• Volume Four: Lifting As We Climb (1900-1945) assesses the period from 1900-1945 focusing on the impact of Black women on women’s suffrage, education, migration, art, religion, literature, civil rights, their roles during World War I and World War II, Black women and the carceral state, and Black internationalism.
  • Volume Five: Social and Political Movements (1945-2020) interrogates the impact of Black women on the Civil Rights movement, the Black Power and Black Arts movement, literature, education, science, music, sports, religion, Black feminism, Black quotidian life, Black women’s queer history, reproductive justice, health and wellness, Black women and the carceral state, and Black women’s political activism during the twentieth and twenty-first century.
**Interested persons should submit an abstract and two page CV to the General Editor, Dr. Karen Cook Bell at with the subject line “Cambridge History of Black Women.”
  1. Diana Paton, “Gender History, Global History, and Atlantic Slavery: On Racial Capitalism and Social Reproduction,” vol. 127 no. 2, American Historical Review, (June 2022): 742.
  2. Robin D.G. Kelley, “But a Local Phase of a World Problem: Black History’s Global Vision, 1883-1950,”  vol. 86 no. 3, Journal of American History (Winter 1999): 1045-1077.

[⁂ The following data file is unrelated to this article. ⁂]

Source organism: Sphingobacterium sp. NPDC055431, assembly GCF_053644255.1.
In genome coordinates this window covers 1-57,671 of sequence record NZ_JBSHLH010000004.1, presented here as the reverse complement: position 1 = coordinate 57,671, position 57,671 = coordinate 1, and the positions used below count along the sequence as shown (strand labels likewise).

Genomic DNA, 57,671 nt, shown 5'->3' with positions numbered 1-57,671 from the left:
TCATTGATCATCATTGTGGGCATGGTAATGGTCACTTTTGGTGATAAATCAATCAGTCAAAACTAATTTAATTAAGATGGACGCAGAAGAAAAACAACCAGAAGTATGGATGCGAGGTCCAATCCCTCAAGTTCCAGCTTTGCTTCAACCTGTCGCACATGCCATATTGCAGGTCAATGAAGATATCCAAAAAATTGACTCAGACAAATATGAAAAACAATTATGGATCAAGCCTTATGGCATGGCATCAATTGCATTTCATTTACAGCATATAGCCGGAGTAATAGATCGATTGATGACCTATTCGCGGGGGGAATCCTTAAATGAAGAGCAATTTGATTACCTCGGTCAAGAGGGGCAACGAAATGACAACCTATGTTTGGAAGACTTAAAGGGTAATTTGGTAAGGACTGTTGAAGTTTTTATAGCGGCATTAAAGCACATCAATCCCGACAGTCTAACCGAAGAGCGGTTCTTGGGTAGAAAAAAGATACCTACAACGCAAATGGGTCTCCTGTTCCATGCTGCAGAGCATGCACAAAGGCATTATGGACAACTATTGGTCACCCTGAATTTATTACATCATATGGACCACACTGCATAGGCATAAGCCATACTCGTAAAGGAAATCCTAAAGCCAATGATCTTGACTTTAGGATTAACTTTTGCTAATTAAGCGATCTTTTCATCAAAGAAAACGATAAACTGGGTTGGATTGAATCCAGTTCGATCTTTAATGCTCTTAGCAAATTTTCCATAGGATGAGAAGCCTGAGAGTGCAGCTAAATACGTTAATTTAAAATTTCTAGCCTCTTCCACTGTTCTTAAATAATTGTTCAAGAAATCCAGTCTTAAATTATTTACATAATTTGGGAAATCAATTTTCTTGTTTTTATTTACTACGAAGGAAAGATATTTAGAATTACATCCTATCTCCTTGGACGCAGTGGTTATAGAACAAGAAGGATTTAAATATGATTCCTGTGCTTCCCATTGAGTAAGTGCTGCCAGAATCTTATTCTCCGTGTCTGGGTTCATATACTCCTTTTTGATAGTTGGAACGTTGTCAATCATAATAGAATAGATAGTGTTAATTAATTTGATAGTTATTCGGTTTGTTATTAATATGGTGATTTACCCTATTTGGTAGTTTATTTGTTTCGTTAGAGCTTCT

3. Kimberly Springer, “Unexpected: Women, Histories, Sources,” Journal of Women’s History, vol. 16 no. 4 (Winter 2004): 32.
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Karen Cook Bell

Karen Cook Bell is the Wilson H. Elkins Endowed Professor of History at Bowie State University. She is the author of Claiming Freedom: Race, Kinship, and Land in Nineteenth Century Georgia (University of South Carolina Press, 2018); Running From Bondage: Enslaved Women and Their Remarkable Fight for Freedom in Revolutionary America (Cambridge University Press, 2021) and Southern Black Women and Their Struggle for Freedom during the Civil War and Reconstruction (Cambridge University Press, 2023). She is Founding Director of the BSU Du Bois Center for the Study of the Black Experience at Bowie State University. Follow her on Twitter at @kbphd08 and at the BSU Du Bois Cenetr @BSUDuBoisCenter

Comments on “The Cambridge History of Black Women in the United States

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    This is wonderful Karen! You’re big deal!

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      Thanks, Daryl!

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    Good Afternoon Dr. Bell,
    Is there a deadline for abstract submissions for this project? I am very interested.

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    Brilliant structure for a much needed series to examine the complex histories, culture, and thought of Black women.